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I will survive!

Abstract Businessman in Jaws of Huge Crocodile.

As we saw in our last article, more than half of new businesses don’t survive beyond five years. In late 2014 British commercial insurer RSA conducted research called Growing Pains, which examined the current shape of the economy and barriers to growth for SMEs. But it’s not just start up businesses that are being adversely affected.

63% of small business owners nationwide admit that it is difficult to grow their business and this figure rises to 80% in London and the South East. According to David Swigciski, SME trading director at RSA: “The recession has had an unsteadying effect on small and medium enterprises (SMEs) and we need to work hard to rebuild their confidence.

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In this article we look at some of the reasons why small businesses - of whatever age - can fail, and some positive ways to rebuild business confidence.

The image above shows some of the main barriers to growth as perceived by the small businesses surveyed by RSA.

From the above factors, the top five barriers to growth identified in the RSA research are:

  • The UK tax system. 44% of SMEs cited this as their main concern.
  • Lack of bank lending was the main concern of 38% of SMEs.
  • Too much red tape came the top of the list for 36% of SMEs.
  • Costs of running a business.
  • Late payments or other cashflow issues.

Since the research was published, there have been some positive developments that at least partially address the top two issues. As we recently reported in our Taxing Times blog, the UK tax system is being reformed to make things clearer and give both individuals and businesses the ability to manage taxes online.

Bank lending should be more readily available with the extension of the Funding for Lending scheme, although many businesses still find flaws in the system and prefer to deal with small independent finance companies - such as Fair Business Loans - for small business loans and other types of small business funding.

It is also worth being aware of the government-funded New Enterprise Allowance (NEA) which provides support to unemployed people who want to start their own business.

The issue of red tape is still daunting for a small business owner. You need to become conversant with a variety of areas such as tax law, intellectual property law, employment regulations, digital regulations and insurance. But this need not be a deal breaker! There is lots of training available for these kind of areas, in the form of both training courses and online guides.

Or how about clubbing together with a few other small business owners and each becoming expert in just one of these areas then helping the rest of the group to work their way through what you need to do? This approach could also be applied to the area of reducing business costs.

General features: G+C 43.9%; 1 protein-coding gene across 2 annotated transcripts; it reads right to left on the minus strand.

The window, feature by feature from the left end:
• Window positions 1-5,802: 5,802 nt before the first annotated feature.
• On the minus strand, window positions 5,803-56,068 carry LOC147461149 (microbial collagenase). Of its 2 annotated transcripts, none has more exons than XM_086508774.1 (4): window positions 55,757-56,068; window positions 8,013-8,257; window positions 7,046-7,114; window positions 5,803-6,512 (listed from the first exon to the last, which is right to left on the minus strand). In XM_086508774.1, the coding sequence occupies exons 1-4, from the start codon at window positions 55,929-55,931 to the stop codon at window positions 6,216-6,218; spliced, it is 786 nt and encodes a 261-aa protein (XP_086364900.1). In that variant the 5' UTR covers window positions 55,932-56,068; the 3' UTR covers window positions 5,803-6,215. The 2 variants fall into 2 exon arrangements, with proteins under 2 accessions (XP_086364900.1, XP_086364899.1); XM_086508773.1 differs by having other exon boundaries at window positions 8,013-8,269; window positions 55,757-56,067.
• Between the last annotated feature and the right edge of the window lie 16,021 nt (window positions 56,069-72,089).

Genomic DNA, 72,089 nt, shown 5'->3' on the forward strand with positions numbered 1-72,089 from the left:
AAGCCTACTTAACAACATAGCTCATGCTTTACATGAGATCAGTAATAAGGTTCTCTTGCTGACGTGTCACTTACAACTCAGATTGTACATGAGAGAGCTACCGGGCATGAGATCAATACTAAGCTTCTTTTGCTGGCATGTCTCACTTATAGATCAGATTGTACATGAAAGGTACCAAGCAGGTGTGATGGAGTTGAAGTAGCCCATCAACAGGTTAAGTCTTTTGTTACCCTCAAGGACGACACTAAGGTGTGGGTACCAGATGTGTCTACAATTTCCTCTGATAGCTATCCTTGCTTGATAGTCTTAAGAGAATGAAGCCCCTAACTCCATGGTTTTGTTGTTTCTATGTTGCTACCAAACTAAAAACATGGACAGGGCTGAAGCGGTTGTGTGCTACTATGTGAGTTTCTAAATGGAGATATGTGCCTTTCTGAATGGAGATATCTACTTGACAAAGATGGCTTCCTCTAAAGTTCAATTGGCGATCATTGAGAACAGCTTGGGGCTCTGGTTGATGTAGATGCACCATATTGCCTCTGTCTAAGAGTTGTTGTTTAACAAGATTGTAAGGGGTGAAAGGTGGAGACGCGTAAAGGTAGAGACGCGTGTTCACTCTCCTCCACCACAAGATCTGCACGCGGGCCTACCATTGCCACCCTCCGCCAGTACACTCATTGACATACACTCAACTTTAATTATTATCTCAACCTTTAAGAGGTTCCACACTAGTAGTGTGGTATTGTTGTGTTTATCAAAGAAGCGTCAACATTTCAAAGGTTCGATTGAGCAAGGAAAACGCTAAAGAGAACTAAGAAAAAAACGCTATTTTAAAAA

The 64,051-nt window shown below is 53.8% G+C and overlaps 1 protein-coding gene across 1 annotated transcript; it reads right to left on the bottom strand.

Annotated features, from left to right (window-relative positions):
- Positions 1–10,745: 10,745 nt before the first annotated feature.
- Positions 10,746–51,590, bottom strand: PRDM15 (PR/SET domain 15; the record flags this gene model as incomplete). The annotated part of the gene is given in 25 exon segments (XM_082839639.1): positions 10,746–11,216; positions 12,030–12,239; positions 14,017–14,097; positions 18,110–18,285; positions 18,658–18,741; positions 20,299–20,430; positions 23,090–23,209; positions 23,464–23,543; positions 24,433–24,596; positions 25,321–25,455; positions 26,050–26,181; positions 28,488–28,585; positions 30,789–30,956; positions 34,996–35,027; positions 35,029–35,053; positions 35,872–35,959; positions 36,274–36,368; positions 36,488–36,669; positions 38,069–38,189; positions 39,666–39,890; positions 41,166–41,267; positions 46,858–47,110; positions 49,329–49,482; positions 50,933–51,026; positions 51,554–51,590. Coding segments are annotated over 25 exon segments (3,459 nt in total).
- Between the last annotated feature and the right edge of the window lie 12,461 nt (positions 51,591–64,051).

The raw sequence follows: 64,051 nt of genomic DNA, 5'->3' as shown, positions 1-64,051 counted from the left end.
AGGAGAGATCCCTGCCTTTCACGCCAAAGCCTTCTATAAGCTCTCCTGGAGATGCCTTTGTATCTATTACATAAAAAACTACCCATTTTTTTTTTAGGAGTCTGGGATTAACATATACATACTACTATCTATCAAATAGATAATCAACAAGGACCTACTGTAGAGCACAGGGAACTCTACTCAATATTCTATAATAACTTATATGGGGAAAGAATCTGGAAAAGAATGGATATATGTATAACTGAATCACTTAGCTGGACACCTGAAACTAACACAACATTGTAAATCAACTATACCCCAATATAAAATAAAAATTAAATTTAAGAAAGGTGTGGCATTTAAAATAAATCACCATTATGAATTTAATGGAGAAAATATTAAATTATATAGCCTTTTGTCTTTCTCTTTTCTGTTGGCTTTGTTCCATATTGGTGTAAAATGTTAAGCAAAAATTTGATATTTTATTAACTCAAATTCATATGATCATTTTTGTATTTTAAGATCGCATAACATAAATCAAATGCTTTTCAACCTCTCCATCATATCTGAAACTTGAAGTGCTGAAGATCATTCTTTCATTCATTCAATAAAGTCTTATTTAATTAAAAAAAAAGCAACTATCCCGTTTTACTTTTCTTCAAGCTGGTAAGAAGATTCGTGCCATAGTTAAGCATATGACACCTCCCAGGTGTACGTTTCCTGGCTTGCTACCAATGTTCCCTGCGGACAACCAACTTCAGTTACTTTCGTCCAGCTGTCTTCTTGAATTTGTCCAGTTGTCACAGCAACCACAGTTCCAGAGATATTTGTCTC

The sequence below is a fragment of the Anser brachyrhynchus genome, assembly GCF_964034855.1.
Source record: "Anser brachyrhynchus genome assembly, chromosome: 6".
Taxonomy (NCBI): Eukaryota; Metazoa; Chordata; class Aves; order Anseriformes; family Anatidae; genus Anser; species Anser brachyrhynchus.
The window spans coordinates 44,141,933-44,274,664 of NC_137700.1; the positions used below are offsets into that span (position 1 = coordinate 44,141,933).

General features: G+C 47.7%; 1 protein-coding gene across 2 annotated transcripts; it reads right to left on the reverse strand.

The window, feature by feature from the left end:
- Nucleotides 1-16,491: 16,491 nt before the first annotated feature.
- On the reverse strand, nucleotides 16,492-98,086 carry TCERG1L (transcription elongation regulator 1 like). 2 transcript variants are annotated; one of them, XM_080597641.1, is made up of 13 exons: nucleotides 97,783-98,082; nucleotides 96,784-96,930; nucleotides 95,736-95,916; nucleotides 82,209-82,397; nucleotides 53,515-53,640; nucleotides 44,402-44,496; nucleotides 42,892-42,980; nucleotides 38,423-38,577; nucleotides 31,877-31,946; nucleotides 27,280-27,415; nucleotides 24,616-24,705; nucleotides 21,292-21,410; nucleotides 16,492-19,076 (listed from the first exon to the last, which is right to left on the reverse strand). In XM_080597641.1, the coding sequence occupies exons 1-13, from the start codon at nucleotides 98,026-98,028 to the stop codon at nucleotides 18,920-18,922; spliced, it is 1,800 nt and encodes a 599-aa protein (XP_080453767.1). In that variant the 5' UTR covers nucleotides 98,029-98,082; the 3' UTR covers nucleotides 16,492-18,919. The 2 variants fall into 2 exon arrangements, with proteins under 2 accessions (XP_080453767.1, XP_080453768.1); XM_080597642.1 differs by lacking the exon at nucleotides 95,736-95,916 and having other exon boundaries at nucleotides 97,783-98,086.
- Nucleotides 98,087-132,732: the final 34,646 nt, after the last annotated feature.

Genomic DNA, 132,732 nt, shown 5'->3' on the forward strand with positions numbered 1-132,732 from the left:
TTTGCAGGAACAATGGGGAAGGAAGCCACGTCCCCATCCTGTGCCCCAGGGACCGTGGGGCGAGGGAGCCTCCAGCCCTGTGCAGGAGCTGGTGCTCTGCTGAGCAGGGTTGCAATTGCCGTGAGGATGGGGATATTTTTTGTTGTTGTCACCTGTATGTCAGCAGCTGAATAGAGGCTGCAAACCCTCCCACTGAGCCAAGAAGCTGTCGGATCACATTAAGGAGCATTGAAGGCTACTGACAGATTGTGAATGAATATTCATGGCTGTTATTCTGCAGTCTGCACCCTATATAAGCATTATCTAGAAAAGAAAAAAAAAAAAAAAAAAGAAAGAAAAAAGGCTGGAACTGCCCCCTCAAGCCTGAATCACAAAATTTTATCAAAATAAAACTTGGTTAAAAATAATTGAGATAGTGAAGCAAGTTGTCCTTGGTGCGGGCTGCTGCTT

If a few of you combine resources that is an excellent way of keeping costs down. Perhaps you could help a colleague with their accounts and they update your website. Or could you share premises / IT equipment / administrative staff? There are many ways to reduce costs and the main way to do it is to be open-minded and creative and see how you can work with others to achieve your common goals.

Late payments and cashflow are both really difficult areas to lick into shape but this is not impossible. The key to success lies heavily in the area of planning and organisation. Customers may well pay late but you can keep this within firm boundaries by making sure your invoices and reminders go out promptly and that payment is chased up efficiently as soon as it becomes overdue.

Wherever possible you need to set aside contingency monies so that financial commitments can be met even when payments are late. Easier said than done we know, but a large part of it is down to advance planning and organisation so that you are keeping on top of the finances and not letting things slide.

Again, it could be worth joining forces with another small business to employ someone for a couple of hours a week just to chase payments and ensure that nothing is overlooked.

Small businesses do fail but we believe that careful planning and collaborative working can overcome many of the pitfalls that await you out there! Watch this space for further business advice: we will do everything in our power to help you avoid becoming one of the small businesses that does not survive beyond five years!

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